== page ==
Tag: Fair use

Promoting Progress with Fair Use

Promoting Progress with Fair Use

Joshua N. Mitchell

Duke Law Journal, Volume 60, April 2011, Number 7


The Intellectual Property (IP) Clause [of the US Constitution provides that Congress has the power “to promote the Progress of Science and useful Arts by securing for limited Times to Authors and Inventors the exclusive Right to their respective Writings and Discoveries.” In the realm of copyright, Congress and the courts have interpreted the clause as granting Congress a power not to promote progress but to establish limited IP monopolies. To return to an understanding of the IP power better grounded in the constitutional text, Congress and the courts
should ensure that any IP enactment “promote[s] . . . Progress” by considering whether it improves the quality or quantity of knowledge and aids the dissemination of knowledge, and whether it does so better than prior IP enactments. The courts can exercise the fair-use doctrine to aid in this re-constitutionalization of IP law by applying a fifth fair-use factor. This proposed fifth factor would balance the progress-promoting value of the alleged infringer’s use against the progress-promoting value of enforcing the copyright holder’s rights. Reviewing courts should presume that any alleged infringement is fair if it promotes progress better than the enforcement of the copyright.

Who Said France Does Not Have Fair Use? | SAIF v Google

An important decision of the Paris Court of Appeal was rendered yesterday in a litigation between Google and a French Collective Society for Visual Works (SAIF). The Collective Society claimed that Google was infringing on the copyright of its authors members by reproducing and displaying their works in the form of thumbnails on the pages of Google Image service and also by reproducing their works through Google caching system. Before the Court of First Instance, the Judge considered the applicable law to be the U.S. Copyright Act, and consequently, the court applied the fair use defense in line with the Arriba and Perfect 10 decisions.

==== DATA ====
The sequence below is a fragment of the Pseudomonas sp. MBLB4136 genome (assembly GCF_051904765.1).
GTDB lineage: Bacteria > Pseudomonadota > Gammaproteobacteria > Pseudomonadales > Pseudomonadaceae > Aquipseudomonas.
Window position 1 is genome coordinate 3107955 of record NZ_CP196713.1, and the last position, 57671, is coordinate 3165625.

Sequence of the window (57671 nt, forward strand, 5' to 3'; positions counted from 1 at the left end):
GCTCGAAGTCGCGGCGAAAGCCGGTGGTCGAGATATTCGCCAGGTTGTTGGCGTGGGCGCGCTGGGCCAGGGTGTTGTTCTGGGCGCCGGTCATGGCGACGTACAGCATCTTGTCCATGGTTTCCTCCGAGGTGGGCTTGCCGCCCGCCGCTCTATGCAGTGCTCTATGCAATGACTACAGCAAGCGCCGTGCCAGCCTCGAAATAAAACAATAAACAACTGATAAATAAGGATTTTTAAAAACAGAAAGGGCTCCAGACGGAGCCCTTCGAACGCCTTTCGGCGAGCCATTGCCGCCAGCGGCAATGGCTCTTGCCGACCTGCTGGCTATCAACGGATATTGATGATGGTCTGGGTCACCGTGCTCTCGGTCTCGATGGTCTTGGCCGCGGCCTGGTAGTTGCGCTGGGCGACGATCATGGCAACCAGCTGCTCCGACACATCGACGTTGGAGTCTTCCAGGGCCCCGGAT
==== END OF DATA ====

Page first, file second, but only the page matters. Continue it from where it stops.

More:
The Court of Appeal disagreed and applied French law. Nevertheless, it too rejected plaintiff’s claim and decided that Google benefited from the “safe harbor” provisions of the Loi sur la Confiance dans l’Economie Numérique [the relevant French statute]. It considered Google as being a “neutral” actor and the reproduction of the photos necessary to provide the service. It also refused to consider a sort of contributory infringement liability when Google refers to works available on the Internet without the consent of the rights holder.

Law & Humanities Blog: Semiotics, Law, and Copyright

Semiotics, Law, and Copyright

H. Brian Holland, Texas Wesleyan School of Law, is publishing Social Semiotics in the Fair Use Analysis in a forthcoming issue of the Harvard Journal of Law and Technology. Here is the abstract.

This article presents an argument for an expansion of fair use, based not on theories of authorship or rights of autonomy but rather on a theory of the audience linked to social practice. The article asks, in essence, whether audiences determine the meaning, purpose, function, or social benefit of an allegedly infringing work, often regardless of what the work’s creator did or intended. If so, does this matter for the purpose of a fair use analysis based on a claim of transformativeness?